So I’m way behind in my blogging. I’ll try to bring things a little more up to date with this blog and then I’ll maybe catch up on the next one.
When I last posted we were arriving at Wolf River RV park in Pass Christian, Mississippi. Thursday was a bit of a relaxing day. After lunch we drove to the beach at Long Beach. That is just a little east of Pass Christian. US 90 travels all along the coast from where we are to Biloxi to the east. The beach on one side and homes and businesses on the other. It’s interesting to see all of the newer construction (especially homes) being built on stilts. After hurricane Katrina went through many of the buildings were destroyed. If not by the winds, the storm surge was so strong and high it knocked over most everything. There are still some older homes that withstood that storm, but most of them were on raised areas. There are some beautiful homes all along the coast. We stopped at a beach near Gulfport and Kim and I walked the beach for a while to do a little beach-combing. It was a beautiful day and the wind was from the north so the water was very calm. Kim managed to find a few things but there was no beach glass to be had. If you are in this area at some point be sure to spend some time along the shore.
We decided to venture into New Orleans on Friday, so we headed out relatively early. It took about an hour to drive into the city. The traffic wasn’t too bad on the way in. Parking is at a premium in the city, especially near the French Quarter, and that is where we were headed. I had tried to read up on the parking ahead of time so I knew approximately where to go. We found parking along the river within a relatively short walking distance to the quarter and parked in a compact car spot. We made sure we weren’t hanging over the lines designating the short space. If you decide to park close to the Quarter be prepared to pay quite a bit for parking. It cost us $35 to park for 3 hrs. If you go over your time or you are parked in a no parking zone there are many parking attendants who are quick to give you a ticket. Your ticket will include a boot being applied to one of your wheels. They don’t seem to tow vehicles very much. But the boot is a quick money grab for them. To have the boot removed you must call a number on your ticket and they will remove it for $98. When we arrived back at our car we had about 10 min left and there was an attendant busily issuing tickets and putting boots on wheels. We heard him on his radio letting his people know he had just placed 17 boots on in our little area alone. There were going to be a lot of unhappy people when they returned to their cars. A full sized pickup was parked next to us and his was also a compact car space. I noticed his boot was on. So if you park in New Orleans be aware of the parking police. There are some alternatives. There are parking areas further away where you can leave your vehicles and take transit in to the city but of course they are a little less convenient.
So enough about parking. We toured around the French Quarter for our time there. It was a Friday but it was very crowded. On the main streets it was wall to wall people. We walked along Decatur St. which is the street that runs close to the River. There are lots of shops along here as well as restaurants. This is also where you will find Cafe du Monde which is popular for its Beignets. We wanted to try some of them but there was a long line of people waiting to get in so we passed it by. We walked along some of the side streets and checked out the buildings. There are some really nice historic buildings in the Quarter. Many with balconies overhanging the streets. We also walked along the famous Bourbon St. This is mostly all bars with a few eating places as well. I know this is a popular area for visitors to New Orleans, but we found it very unsavoury, dirty and smelly. Once down the street and we were done.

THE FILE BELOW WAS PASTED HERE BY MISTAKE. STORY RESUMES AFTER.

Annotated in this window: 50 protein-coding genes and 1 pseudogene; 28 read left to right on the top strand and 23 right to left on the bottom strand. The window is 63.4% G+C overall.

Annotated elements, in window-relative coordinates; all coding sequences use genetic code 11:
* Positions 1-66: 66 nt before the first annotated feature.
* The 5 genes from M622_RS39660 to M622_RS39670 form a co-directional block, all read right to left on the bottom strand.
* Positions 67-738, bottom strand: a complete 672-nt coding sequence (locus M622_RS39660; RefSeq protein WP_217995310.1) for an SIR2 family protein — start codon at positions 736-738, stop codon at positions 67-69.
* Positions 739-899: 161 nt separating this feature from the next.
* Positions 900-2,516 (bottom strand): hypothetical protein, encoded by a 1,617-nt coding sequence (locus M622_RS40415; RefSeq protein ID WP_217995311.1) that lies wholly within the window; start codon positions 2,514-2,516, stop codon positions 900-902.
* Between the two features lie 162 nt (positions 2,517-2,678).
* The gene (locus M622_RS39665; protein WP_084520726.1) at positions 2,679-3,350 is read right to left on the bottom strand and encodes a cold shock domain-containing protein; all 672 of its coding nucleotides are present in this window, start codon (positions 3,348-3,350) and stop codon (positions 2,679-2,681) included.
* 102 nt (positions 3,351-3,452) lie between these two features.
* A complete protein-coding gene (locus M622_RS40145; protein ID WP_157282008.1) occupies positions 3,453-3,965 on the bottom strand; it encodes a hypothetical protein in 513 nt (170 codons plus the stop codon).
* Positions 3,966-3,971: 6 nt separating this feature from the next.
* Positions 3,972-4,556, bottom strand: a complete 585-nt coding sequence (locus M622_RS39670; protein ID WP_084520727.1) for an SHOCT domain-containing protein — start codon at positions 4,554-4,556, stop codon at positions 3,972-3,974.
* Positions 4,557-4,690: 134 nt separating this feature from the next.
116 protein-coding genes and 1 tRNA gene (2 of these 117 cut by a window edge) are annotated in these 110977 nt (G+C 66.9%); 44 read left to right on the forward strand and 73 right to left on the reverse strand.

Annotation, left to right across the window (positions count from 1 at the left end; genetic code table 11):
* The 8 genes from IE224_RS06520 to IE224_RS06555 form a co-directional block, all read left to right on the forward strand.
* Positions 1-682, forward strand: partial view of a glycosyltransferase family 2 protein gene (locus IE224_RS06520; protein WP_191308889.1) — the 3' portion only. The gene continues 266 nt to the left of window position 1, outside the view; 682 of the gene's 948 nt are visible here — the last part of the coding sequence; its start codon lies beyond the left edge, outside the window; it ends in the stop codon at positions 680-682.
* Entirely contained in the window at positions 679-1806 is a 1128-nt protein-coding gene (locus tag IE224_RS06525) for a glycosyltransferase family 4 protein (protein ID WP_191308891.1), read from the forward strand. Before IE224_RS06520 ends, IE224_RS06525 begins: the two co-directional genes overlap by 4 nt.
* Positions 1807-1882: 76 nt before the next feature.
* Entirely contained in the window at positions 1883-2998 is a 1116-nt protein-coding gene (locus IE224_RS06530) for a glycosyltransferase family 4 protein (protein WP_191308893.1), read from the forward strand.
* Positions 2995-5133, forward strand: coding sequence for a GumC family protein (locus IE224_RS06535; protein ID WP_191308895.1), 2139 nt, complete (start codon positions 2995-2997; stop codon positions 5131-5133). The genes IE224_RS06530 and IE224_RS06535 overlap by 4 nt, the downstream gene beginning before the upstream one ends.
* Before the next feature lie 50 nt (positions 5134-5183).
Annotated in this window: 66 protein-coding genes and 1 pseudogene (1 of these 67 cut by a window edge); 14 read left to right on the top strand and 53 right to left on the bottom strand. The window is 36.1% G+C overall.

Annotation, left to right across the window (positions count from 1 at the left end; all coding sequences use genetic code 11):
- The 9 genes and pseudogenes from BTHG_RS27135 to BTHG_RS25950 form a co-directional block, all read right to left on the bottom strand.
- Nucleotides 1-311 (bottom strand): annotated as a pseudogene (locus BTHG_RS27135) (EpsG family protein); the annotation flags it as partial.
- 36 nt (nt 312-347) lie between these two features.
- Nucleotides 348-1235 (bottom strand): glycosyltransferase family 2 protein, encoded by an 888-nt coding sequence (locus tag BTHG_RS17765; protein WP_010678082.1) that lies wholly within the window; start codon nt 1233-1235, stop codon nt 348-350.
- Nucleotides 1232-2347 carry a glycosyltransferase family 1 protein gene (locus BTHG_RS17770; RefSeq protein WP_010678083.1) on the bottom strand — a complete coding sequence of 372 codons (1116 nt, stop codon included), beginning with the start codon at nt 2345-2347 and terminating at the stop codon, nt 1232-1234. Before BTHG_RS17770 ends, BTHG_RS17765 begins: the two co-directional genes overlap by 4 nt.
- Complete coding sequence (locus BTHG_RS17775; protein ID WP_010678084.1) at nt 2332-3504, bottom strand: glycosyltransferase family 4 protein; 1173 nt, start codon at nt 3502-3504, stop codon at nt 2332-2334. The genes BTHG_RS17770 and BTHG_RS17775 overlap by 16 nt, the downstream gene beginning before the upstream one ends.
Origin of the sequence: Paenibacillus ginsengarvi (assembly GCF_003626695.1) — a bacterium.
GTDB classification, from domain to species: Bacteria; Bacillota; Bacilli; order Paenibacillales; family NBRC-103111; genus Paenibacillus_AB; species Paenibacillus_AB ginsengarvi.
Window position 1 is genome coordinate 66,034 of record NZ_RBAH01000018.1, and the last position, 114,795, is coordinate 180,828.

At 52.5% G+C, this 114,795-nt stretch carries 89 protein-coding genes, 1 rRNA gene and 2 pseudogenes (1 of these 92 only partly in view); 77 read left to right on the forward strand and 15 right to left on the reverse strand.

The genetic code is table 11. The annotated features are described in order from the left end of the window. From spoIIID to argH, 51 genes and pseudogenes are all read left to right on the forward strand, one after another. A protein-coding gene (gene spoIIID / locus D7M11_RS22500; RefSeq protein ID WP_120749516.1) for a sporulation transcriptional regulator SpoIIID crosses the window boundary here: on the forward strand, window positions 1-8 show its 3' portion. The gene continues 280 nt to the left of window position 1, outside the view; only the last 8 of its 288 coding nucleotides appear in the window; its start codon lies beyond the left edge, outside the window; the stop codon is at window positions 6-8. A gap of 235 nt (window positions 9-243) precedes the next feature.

There is a parklike area in the Quarter called Jackson Square and there were lots of artists displaying their wares and also some buskers. Right next to the square is a Tobasco Country store and we did go in to look around and buy a few items including some Tobasco Louisiana Steak Sauce for our friend George Yates. There was a jazz band playing near the square that was very good. It looked like it might have been a family group. There was a Sax, Trombone, Tuba and Drums. They played real dixeland jazz and they were good.
Before we left the quarter we did manage to try some beignets. We went to Cafe Beignet.. The line at Cafe du Monde was still very long. The line at Cafe Beignets was much shorter but it still took 45 minutes to get in and sit down. Beignets are a square donut-like pastry covered in powdered sugar. They were good but not what I was expecting. Our parking time was just about up so we went back to the car and headed over to the Garden District. Our impression of the French Quarter when leaving was a little meh. Not real impressed. We’re glad we went and saw it and some of it was nice, but overall it didn’t live up to all the hype.
The Garden District is fairly close to the French Quarter and is known for the large old homes that line the streets. We had a walking tour map that we got at the visitor centre in the Quarter and so we toured around the neighbourhood on foot. In the centre of the Garden District is an old cemetery that is surrounded by a high wall. As were arrived they were closing the gates for the day so we didn’t get a chance to walk around in the cemetery. I took a couple photos through the gate. The cemetery is filled with large family crypts. These are very old and this cemetery was used by the former affluent residents of the district. The homes in this area are beautiful. This is a must see in New Orleans. There are many different architectural styles and they are all very unique. Very Nice. We spent about an hour and a half in the area. Oh and the parking here is on the street and its free for 2 hours.
So that was our day in New Orleans. I had hoped to see the ninth ward which is where the brunt of the damage from the levees breaking during Katrina was felt. But we had run out of time, so maybe if we’re here again we will see that.